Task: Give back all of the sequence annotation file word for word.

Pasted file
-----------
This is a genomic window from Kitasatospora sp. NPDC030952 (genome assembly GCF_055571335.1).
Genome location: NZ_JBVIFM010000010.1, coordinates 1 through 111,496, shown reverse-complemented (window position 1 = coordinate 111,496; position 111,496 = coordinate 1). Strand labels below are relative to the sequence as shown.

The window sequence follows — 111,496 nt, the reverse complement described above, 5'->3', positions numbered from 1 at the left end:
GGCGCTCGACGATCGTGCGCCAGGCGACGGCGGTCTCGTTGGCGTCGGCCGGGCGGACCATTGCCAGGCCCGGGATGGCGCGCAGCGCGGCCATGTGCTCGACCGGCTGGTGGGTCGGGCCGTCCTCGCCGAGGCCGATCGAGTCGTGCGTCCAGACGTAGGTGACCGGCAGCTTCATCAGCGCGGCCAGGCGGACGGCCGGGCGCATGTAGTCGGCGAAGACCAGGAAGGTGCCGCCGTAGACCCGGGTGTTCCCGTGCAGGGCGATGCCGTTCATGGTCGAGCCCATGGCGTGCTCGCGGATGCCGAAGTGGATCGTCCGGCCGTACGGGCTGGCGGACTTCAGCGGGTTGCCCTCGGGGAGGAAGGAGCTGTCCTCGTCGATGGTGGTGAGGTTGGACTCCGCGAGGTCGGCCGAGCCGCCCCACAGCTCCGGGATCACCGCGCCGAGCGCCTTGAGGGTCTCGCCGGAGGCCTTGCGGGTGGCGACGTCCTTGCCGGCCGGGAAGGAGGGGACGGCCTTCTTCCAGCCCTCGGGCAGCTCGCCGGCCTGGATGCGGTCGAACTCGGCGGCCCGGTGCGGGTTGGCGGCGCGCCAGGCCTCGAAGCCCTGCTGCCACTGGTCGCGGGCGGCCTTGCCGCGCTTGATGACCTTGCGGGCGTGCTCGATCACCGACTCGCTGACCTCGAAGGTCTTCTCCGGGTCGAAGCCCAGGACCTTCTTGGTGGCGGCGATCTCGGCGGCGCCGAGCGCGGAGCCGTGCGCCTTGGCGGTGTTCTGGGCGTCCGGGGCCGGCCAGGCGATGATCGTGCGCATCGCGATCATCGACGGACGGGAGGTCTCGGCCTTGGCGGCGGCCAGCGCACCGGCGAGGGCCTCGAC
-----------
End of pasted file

This is a genomic window from Kitasatospora sp. NPDC030952 (genome assembly GCF_055571335.1).
Genome location: NZ_JBVIFM010000010.1, coordinates 1 through 111,496, shown reverse-complemented (window position 1 = coordinate 111,496; position 111,496 = coordinate 1). Strand labels below are relative to the sequence as shown.

The window sequence follows — 111,496 nt, the reverse complement described above, 5'->3', positions numbered from 1 at the left end:
GGCGCTCGACGATCGTGCGCCAGGCGACGGCGGTCTCGTTGGCGTCGGCCGGGCGGACCATTGCCAGGCCCGGGATGGCGCGCAGCGCGGCCATGTGCTCGACCGGCTGGTGGGTCGGGCCGTCCTCGCCGAGGCCGATCGAGTCGTGCGTCCAGACGTAGGTGACCGGCAGCTTCATCAGCGCGGCCAGGCGGACGGCCGGGCGCATGTAGTCGGCGAAGACCAGGAAGGTGCCGCCGTAGACCCGGGTGTTCCCGTGCAGGGCGATGCCGTTCATGGTCGAGCCCATGGCGTGCTCGCGGATGCCGAAGTGGATCGTCCGGCCGTACGGGCTGGCGGACTTCAGCGGGTTGCCCTCGGGGAGGAAGGAGCTGTCCTCGTCGATGGTGGTGAGGTTGGACTCCGCGAGGTCGGCCGAGCCGCCCCACAGCTCCGGGATCACCGCGCCGAGCGCCTTGAGGGTCTCGCCGGAGGCCTTGCGGGTGGCGACGTCCTTGCCGGCCGGGAAGGAGGGGACGGCCTTCTTCCAGCCCTCGGGCAGCTCGCCGGCCTGGATGCGGTCGAACTCGGCGGCCCGGTGCGGGTTGGCGGCGCGCCAGGCCTCGAAGCCCTGCTGCCACTGGTCGCGGGCGGCCTTGCCGCGCTTGATGACCTTGCGGGCGTGCTCGATCACCGACTCGCTGACCTCGAAGGTCTTCTCCGGGTCGAAGCCCAGGACCTTCTTGGTGGCGGCGATCTCGGCGGCGCCGAGCGCGGAGCCGTGCGCCTTGGCGGTGTTCTGGGCGTCCGGGGCCGGCCAGGCGATGATCGTGCGCATCGCGATCATCGACGGACGGGAGGTCTCGGCCTTGGCGGCGGCCAGCGCACCGGCGAGGGCCTCGAC